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N dimensional cellular automaton with multi processing capability.

Project description

Cellular Automaton

This package provides an cellular automaton for Python 3

A cellular automaton defines a grid of cells and a set of rules. All cells then evolve their state depending on their neighbours state simultaneously.

For further information on cellular automatons consult e.g.

Yet another cellular automaton module?

It is not the first python module to provide a cellular automaton, but it is to my best knowledge the first that provides all of the following features:

  • easy to use
  • n dimensional
  • multi process capable
  • speed optimized
  • documented
  • tested

I originally did not plan to write a new cellular automaton module, but when searching for one, I just found some that had little or no documentation with an API that really did not fit my requirements and/or Code that was desperately asking for some refactoring.

So I started to write my own module with the goal to provide an user friendly API and acceptable documentation. During the implementation I figured, why not just provide n dimensional support and with reading Clean Code from Robert C. Martin the urge to have a clean and tested code with a decent coverage added some more requirements. The speed optimization and multi process capability was more of challenge for myself. IMHO the module now reached an acceptable speed, but there is still room for improvements (e.g. with Numba?).


This module can be loaded and installed from pipy: pip install cellular-automaton


To start and use the automaton you will have to define three things:

  • The neighborhood
  • The dimensions of the grid
  • The evolution rule
neighborhood = MooreNeighborhood(EdgeRule.IGNORE_EDGE_CELLS)
ca = CAFactory.make_single_process_cellular_automaton(dimension=[100, 100],


The Neighborhood defines for a cell neighbours in relative coordinates. The evolution of a cell will depend solely on those neighbours.

The Edge Rule passed as parameter to the Neighborhood defines, how cells on the edge of the grid will be handled. There are three options:

  • Ignore edge cells: Edge cells will have no neighbours and thus not evolve.
  • Ignore missing neighbours: Edge cells will add the neighbours that exist. This results in varying count of neighbours on edge cells.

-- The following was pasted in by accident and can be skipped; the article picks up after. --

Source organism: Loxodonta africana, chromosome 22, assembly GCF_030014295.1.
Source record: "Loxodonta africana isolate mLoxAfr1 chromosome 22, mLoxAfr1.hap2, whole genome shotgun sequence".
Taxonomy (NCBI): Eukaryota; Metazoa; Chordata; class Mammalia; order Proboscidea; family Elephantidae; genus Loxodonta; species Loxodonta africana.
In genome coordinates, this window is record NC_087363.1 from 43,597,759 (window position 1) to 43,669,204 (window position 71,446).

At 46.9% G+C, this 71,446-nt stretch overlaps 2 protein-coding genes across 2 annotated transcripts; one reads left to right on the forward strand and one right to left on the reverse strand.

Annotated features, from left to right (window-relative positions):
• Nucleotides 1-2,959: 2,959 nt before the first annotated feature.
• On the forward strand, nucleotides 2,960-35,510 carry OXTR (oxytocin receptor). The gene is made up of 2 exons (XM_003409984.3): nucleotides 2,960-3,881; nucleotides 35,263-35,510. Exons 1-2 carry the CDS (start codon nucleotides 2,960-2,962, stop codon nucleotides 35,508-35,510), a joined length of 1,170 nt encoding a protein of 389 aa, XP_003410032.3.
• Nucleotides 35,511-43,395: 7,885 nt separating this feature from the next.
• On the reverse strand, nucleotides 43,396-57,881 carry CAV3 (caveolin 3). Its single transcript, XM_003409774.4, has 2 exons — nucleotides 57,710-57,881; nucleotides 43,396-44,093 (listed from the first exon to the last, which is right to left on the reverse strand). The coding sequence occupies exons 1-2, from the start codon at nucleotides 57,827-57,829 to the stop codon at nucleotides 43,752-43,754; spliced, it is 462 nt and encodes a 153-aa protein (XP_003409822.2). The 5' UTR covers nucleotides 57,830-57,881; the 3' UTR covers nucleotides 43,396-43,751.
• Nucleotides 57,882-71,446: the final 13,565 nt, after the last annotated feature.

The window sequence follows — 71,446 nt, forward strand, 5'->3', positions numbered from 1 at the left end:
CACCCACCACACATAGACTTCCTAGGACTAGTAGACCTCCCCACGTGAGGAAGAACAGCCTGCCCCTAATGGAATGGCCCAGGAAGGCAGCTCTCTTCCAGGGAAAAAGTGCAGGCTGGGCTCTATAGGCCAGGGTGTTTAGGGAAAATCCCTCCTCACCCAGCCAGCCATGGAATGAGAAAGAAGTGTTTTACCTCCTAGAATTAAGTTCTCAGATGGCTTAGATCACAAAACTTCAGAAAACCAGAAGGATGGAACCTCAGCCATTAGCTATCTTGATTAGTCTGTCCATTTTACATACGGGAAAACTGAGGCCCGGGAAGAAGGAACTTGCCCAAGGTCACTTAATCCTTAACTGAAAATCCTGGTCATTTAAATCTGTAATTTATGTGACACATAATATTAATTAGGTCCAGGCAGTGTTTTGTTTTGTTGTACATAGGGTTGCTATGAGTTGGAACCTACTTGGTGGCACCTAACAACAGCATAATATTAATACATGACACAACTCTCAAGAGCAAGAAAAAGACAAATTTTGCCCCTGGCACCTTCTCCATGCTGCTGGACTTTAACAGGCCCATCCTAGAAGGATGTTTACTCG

• First and last cell of each dimension are neighbours: All cells will have the same neighbour count and no edge exists.


A list or Tuple which states each dimensions size. The example above defines a two dimensional grid with 100 x 100 cells.

There is no limitation in how many dimensions you choose but your memory and processor power.


The Rule has three tasks:

  • Set the initial value for all cells.
  • Evolve a cell in respect to its neighbours.
  • (optional) define how the cell should be drawn.
class MyRule(Rule):

    def init_state(self, cell_coordinate):
        return (1, 1)

    def evolve_cell(self, last_cell_state, neighbors_last_states):
        return self._get_neighbor_by_relative_coordinate(neighbors_last_states, (-1, -1))

    def get_state_draw_color(self, current_state):
        return [255 if current_state[0] else 0, 0, 0]

Just inherit from cellular_automaton.rule:Rule and define the evolution rule and initial state.


The package provides a module for visualization in a pygame window for common two dimensional automatons.

To add another kind of display option e.g. for other dimensions or hexagonal grids you can extrend the provided implementation or build your own. The visual part of this module is fully decoupled and thus should be easily replaceable.


The package contains two examples:

Those example automaton implementations should provide a good start for your own project.

Getting Involved

Feel free to open pull requests, send me feature requests or even join as developer. There ist still quite some work to do.

And for all others, don't hesitate to open issues when you have problems!


For direct usage of the cellular automaton ther is no dependency. If you want to use the display option however or execute the examples you will have to install pygame for visualisation. If you do for some reason not want to use this engine simply inherit from display.DrawEngine and overwrite the necessary methods. (for an example of how to do so see ./test/


This package is distributed under the Apache License, Version 2.0, see LICENSE.txt

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